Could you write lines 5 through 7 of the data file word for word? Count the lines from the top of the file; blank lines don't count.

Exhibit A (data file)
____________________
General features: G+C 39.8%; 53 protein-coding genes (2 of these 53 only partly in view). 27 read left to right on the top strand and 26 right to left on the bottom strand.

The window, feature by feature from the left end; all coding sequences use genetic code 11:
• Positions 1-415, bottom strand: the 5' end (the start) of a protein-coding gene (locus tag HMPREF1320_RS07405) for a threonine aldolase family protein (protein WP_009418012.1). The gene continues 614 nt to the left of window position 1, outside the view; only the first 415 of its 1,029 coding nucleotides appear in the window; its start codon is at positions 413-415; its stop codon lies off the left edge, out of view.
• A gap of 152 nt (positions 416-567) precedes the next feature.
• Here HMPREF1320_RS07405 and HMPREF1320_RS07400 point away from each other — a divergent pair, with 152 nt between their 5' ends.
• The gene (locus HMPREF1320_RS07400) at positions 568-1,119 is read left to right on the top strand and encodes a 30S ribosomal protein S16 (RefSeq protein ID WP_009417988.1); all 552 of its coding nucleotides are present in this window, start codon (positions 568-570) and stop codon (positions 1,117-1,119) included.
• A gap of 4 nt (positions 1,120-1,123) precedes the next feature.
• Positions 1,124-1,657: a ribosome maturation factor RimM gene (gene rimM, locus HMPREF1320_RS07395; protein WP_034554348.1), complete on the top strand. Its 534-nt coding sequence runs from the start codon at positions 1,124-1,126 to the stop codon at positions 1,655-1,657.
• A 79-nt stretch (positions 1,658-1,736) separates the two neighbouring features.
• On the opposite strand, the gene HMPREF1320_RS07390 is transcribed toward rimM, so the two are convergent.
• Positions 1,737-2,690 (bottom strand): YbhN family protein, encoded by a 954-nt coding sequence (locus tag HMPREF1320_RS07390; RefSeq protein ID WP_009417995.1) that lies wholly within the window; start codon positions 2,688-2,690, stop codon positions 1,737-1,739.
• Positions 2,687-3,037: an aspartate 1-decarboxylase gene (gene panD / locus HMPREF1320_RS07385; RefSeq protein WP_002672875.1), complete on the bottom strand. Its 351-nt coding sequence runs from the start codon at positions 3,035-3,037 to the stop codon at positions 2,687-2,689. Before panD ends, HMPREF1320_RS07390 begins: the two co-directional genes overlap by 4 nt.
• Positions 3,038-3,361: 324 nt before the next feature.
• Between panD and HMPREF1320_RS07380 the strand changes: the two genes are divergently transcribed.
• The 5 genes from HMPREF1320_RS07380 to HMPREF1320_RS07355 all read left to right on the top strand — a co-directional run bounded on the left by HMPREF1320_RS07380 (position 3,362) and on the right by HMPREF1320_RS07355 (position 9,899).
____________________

• Here HMPREF1320_RS07405 and HMPREF1320_RS07400 point away from each other — a divergent pair, with 152 nt between their 5' ends.
• The gene (locus HMPREF1320_RS07400) at positions 568-1,119 is read left to right on the top strand and encodes a 30S ribosomal protein S16 (RefSeq protein ID WP_009417988.1); all 552 of its coding nucleotides are present in this window, start codon (positions 568-570) and stop codon (positions 1,117-1,119) included.
• A gap of 4 nt (positions 1,120-1,123) precedes the next feature.